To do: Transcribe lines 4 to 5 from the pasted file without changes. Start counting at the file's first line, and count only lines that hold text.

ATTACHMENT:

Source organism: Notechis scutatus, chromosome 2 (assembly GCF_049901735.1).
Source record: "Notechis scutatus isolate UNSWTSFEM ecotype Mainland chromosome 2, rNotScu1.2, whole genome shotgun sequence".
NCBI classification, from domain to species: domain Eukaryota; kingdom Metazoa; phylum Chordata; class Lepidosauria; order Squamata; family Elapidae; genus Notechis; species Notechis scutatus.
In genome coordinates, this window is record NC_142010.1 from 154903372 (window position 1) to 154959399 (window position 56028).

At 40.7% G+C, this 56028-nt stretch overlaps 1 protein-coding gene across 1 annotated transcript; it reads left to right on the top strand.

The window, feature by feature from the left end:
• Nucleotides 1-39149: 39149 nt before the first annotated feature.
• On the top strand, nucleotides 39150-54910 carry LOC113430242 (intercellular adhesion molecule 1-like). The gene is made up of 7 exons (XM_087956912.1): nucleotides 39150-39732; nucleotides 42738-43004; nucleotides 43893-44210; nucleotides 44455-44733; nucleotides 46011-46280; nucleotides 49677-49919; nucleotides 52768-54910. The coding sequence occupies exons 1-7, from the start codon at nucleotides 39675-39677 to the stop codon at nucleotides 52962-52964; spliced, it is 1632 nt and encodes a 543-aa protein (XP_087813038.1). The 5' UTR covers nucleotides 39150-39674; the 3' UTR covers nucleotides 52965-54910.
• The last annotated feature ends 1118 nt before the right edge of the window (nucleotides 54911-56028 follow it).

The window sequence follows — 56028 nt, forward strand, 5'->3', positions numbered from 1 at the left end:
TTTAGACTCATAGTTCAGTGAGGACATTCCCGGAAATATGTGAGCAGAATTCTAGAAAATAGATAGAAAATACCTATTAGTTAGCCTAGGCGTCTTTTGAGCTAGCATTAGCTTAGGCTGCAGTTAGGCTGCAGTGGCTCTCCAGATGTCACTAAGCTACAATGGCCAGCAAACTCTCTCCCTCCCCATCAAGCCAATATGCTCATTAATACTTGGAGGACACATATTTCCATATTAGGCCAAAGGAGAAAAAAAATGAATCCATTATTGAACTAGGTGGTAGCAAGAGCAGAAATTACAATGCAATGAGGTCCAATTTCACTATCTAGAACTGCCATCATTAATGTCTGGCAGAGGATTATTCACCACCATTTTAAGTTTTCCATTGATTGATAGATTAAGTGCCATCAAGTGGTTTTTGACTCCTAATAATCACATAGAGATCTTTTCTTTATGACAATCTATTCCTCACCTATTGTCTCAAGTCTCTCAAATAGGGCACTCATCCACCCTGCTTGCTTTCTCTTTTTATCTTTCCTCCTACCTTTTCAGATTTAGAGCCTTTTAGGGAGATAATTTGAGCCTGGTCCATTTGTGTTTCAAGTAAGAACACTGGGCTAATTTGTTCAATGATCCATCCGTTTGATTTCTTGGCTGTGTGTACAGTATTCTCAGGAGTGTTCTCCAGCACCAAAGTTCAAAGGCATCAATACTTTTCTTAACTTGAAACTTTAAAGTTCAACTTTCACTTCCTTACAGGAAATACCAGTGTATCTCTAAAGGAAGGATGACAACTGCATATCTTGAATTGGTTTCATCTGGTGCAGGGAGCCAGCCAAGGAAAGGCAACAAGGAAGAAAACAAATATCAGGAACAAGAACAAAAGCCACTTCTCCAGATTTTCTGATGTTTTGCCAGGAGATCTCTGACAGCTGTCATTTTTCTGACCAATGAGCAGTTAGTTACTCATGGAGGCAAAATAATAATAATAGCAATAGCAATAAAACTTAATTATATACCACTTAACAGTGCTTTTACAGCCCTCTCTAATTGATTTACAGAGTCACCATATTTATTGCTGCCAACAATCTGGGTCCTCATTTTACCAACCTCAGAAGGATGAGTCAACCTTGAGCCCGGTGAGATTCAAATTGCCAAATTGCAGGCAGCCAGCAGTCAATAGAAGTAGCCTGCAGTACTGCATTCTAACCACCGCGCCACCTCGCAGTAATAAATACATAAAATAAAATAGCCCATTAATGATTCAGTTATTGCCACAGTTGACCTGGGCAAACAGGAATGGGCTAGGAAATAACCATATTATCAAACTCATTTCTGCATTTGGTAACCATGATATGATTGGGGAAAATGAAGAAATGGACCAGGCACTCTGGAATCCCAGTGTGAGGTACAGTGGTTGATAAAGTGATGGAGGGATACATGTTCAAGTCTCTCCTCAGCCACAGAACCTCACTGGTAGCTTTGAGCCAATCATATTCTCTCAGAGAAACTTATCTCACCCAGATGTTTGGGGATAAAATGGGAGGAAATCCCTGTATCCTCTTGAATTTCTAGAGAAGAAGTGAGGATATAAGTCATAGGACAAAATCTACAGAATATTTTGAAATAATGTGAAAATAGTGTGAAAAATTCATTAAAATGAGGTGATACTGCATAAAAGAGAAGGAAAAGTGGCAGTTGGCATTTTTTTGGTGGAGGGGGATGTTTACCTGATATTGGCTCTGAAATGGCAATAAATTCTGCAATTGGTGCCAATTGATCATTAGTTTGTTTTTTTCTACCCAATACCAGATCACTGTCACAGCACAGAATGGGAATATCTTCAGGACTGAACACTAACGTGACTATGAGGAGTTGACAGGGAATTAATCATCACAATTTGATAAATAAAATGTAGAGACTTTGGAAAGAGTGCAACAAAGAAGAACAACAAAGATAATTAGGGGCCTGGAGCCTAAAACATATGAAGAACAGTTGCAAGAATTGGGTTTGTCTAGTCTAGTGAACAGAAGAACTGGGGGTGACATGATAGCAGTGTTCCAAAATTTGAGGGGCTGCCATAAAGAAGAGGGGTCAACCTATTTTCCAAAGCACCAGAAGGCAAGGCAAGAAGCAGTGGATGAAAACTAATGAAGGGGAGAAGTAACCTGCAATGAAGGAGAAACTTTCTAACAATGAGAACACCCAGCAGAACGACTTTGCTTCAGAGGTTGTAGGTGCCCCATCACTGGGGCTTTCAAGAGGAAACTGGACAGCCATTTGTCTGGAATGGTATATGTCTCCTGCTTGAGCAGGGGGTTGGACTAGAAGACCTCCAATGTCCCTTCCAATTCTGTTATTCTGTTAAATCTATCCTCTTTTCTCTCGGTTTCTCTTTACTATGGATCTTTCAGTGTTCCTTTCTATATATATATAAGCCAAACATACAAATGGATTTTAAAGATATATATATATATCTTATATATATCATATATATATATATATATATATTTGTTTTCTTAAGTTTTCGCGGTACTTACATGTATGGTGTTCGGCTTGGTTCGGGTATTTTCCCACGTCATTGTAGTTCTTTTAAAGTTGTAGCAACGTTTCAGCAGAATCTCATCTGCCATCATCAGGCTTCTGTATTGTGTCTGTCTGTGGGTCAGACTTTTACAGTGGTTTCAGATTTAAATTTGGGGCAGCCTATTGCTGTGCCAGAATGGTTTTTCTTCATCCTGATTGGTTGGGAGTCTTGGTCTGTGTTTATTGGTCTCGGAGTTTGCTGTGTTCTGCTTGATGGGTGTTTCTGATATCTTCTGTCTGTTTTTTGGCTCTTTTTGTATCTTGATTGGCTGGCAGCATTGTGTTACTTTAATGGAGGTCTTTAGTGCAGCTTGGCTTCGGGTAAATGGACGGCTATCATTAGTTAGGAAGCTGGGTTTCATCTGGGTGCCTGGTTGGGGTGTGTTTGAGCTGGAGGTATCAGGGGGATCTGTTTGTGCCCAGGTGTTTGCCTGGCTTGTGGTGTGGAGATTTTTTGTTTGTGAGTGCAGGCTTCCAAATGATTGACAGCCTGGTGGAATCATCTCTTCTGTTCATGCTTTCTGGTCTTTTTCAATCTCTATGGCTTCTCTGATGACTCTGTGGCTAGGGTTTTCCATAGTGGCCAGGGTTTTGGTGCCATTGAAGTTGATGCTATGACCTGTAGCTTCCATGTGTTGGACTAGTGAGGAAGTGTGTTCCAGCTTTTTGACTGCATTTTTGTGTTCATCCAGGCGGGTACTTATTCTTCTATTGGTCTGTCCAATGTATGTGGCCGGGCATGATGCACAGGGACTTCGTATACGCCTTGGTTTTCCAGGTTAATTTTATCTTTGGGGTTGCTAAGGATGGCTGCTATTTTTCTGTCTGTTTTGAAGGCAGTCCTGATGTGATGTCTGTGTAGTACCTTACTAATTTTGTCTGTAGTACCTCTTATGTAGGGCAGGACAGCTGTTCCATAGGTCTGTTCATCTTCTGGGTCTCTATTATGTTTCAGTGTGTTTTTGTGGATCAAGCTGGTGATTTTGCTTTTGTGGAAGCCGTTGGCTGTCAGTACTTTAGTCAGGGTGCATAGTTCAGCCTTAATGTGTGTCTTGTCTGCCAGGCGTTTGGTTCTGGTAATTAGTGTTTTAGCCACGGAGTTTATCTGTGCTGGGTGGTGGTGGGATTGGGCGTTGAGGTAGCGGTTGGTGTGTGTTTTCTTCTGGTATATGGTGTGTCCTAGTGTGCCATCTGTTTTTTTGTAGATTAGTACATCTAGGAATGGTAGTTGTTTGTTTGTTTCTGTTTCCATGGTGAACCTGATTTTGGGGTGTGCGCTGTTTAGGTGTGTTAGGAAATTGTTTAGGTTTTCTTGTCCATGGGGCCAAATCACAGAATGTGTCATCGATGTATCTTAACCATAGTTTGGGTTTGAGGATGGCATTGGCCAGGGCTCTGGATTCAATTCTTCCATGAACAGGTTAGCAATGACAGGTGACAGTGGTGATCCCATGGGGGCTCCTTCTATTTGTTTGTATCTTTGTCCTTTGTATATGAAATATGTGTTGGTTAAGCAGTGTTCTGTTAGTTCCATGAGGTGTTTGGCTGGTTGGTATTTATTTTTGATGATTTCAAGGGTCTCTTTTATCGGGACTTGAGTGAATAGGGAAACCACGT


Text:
In genome coordinates, this window is record NC_142010.1 from 154903372 (window position 1) to 154959399 (window position 56028).

At 40.7% G+C, this 56028-nt stretch overlaps 1 protein-coding gene across 1 annotated transcript; it reads left to right on the top strand.